Sunday, 22 January 2017

The Members of the Kingdom – Their Characters and Consolations (Matt. 5:1-12)

John Stott points out that in the Sermon on the Mount we have depicted the life of repentance that Jesus had already called his listeners towards. Throughout the sermon Jesus will contrast his followers from those who adopt the outlook of the Pharisees and those who follow the ideas of pagan philosophers, both of which were common at that time. Similarly, his teachings in this sermon can be contrasted with all religious and psychological ideas for self-improvement that abound in our culture.
We are familiar with the Beatitudes, although sometimes familiarity can hide from us the radical nature of what Jesus says about his followers. Yet it is obvious from what he says that it should be easy to identify his followers because they will be very different from everyone else. Moreover we can see that they are also rich with regard to the future. It is also the case that Jesus, when he preached this sermon, merely listed the different details, which points to the fact that they can be understood easily.
There are two questions that arise from the Beatitudes. The first is, what character traits should we admire? The second is, what does it mean to be blessed? Regarding the first, we can ask ourselves what ingredients go into the mix of producing a balanced spiritual person? And regarding the second, we can ask where we will enjoy the blessings described by Jesus here?
There are different ways of summarising the Beatitudes. We could say that here we have the basics of a real believer, the balance of a real believer, and the blessings of a real believer. Or we could consider them as the contrast between members of the two kingdoms, the challenges of living in the kingdom, and the consummation of life in the kingdom.
What is a kingdom member like?
The Saviour is not making suggestions here when he outlines the character of his people. Nor is he describing only those who have made more progress than others. Rather he is listing the qualities that marks each of them. So what does he say about them?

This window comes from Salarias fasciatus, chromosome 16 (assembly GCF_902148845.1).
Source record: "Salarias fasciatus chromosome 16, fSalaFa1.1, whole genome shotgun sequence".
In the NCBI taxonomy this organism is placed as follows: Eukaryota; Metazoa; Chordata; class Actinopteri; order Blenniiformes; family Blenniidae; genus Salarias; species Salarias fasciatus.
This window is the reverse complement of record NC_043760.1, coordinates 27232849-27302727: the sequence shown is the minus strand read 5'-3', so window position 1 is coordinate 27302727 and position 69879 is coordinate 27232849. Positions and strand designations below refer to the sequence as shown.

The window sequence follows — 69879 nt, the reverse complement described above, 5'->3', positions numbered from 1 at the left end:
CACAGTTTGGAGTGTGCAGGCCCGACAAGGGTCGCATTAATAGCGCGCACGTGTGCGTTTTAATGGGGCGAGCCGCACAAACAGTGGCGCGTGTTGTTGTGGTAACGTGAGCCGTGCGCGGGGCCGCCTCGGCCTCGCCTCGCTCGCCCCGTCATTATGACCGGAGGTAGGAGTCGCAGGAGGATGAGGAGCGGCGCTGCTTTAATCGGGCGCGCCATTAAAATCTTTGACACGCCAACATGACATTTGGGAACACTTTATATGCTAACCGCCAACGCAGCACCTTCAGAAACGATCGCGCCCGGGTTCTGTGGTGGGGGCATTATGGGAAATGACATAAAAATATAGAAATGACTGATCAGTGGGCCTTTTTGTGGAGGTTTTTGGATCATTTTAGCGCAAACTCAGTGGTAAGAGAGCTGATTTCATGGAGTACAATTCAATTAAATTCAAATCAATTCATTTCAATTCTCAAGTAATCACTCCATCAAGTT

What does he mean when he says that each of his followers is blessed? The word can be translated as ‘happy’, although that would be inappropriate here because Jesus is not speaking about their inner emotional attitude when he says that they are blessed. Of course, he does mention some inner attitudes and outlooks of his followers, but what makes them blessed is the divine response and blessings that he will give to them in the future.
The first feature that he mentions is poor in spirit. Such an attitude is similar to humility in outcome, and it probably is the root of which humility is the fruit.  Jesus does not mean a person who is self-demeaning, who pretends that he or she cannot do anything. Instead the poor in spirit have realised that they have no resources within themselves in order to serve God. Yet every person has a mind and certain talents. Why can they not serve God since they have such helps? The answer is that sin has affected all of them. The person who is poor in spirit realises that he is a sinner and that his sin makes him poor in numerous ways. Instead of being wise, he knows his sin can make him act foolishly. Instead of being humble, he knows his sin can lead him to self-promotion.  The poor in spirit realise that they are creatures dependent on God and are called to be his servants. But they realise that they have no resources in themselves.
The second feature is mourning. Mourning does not mean the absence of joy because later Jesus commands his followers to be joyful. Instead, mourning is a response to something that is wrong, and the wrong that saddens them is sin, whether in themselves or in others. Sin defiles and destroys, and is going to lead people to hell. A member of the kingdom takes seriously the presence of sin. I recall reading a biography of a man who was involved in city mission work in New York. All I remember from the book is one statement that the worker was overheard to say by a man who came across him weeping. The worker was speaking to God and his words were, ‘O Lord, the sin of this city is breaking my heart.’
The third feature is gentleness, but it is not a weak gentleness. Gentleness is usually revealed when a person responds to a difficult situation. It is connected to kindness, to appreciation of the other person, to restraint and to not acting selfishly.